|Abstract / Summary|
Total knee arthroplasty (TKA) is a popular and well-established treatment of pain-full knee osteoarthritis. Cemented tibia components are the considered to be the “golden standard”, however, aseptic loosening of the tibial component is still a major problem especially in younger patients. Theoretically, uncemented fixation of the tibia components by bone ingrowth offers a possible solution to this problem. The NexGen® Trabecular Metal™ (Zimmer®) tibia components are designed with a highly porous trabecular tantalum surface to enhance bone-ingrowth.
We compared a monoblock versus a modular polyethylene design version of this tibial component in a randomized study, and 67 patients below the age of 70 years scheduled for a TKA because of knee osteoarthritis were randomized. All patients received the same uncemented cruciate retaining Titanium Nexgen Flex® femur component and a cemented all-poly patella component. Marker based radiostereometric analysis (RSA) with two years of follow-up was used for evaluating the migration of the tibial implants (study I), and we also investigated the periprosthetic adaptive bone remodelling of the proximal tibia using dual energy X-ray absorptiometry (DEXA) (study II). Using DEXA we also examined changes in bone mineral density (BMD) of the distal femur around the femoral component used in both groups (study III).
In the second part of the thesis we investigated a possible relation between tibia BMD measured by DEXA preoperatively at the proximal tibia and migration of uncemented tibia components (study IV). We combined the subjects (n=92) of the above mentioned randomized RSA-study, and patients from another prospective randomized RSA study evaluating Vanguard PPS® (Biomet) versus Vanguard Regenerex® (Biomet).
In study I, we found the expected pattern of migration for uncemented tibia implants with the highest average migration (expressed as Maximum Total Point Motion (MTPM)) initially within the first three months in both the modular group and the monoblock group reaching 0.85 mm and 0.58 mm respectively. Hereafter the MTPM migration curves flattens to reach 1.01 mm and 0.65 mm after 12 months, indicating stabilization of the implants. However, there was a tendency towards higher migration in the modular group. The difference became statistically significant after 12 months (p=0.02), and at 24 months (p=0.02), where the average MTPM was 1.15 mm and 0.72 mm in the modular and monoblock groups respectively.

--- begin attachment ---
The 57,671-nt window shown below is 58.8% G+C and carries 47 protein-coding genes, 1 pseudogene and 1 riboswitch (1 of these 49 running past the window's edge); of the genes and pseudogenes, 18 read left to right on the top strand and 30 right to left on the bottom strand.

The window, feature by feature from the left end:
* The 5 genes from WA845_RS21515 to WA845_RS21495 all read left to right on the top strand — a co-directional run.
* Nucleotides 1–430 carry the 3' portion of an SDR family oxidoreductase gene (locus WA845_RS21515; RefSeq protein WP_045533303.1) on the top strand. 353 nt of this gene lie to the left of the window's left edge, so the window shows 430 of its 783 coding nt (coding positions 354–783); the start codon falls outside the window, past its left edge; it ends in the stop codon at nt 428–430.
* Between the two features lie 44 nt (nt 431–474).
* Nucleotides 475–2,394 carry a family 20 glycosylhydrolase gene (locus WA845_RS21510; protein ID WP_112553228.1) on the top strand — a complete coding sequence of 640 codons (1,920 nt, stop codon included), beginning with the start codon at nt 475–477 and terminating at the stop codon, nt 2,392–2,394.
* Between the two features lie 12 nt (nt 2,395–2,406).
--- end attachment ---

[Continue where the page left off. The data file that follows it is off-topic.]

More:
In study II, we found significant changes in BMD, and after 24 months BMD had decreased by 15.0% (p=0.02) and 13.3% (p=0.02) in the medial and lateral tibial condyles of knees with monoblock implants. In patients with modular implants, BMD only showed minor changes. The differences in BMD changes between groups were statistically significant in both the medial (p=0.03) and lateral (p=0.02) region of interest (ROI).
In study III, we found significant changes in BMD of the distal femur and after 24 months of follow-up, BMD had decreased by 23.6% in the anterior ROI behind the anterior flange of the prosthesis (p<0.001), 10.1% in the posterior ROI (p<0.001) and 5.5% in the most proximal ROI (p<0.001).
In study IV we found that linear regression analysis performed to predict MTPM from the preoperative BMD of the proximal tibial showed statistically significant relations at all follow-ups
with R2-values of 20-37%. Continuous migration (MTPM from 12 to 24 months) was also statistically significant related to preoperative BMD, however, with a much lower R2-value of 11%.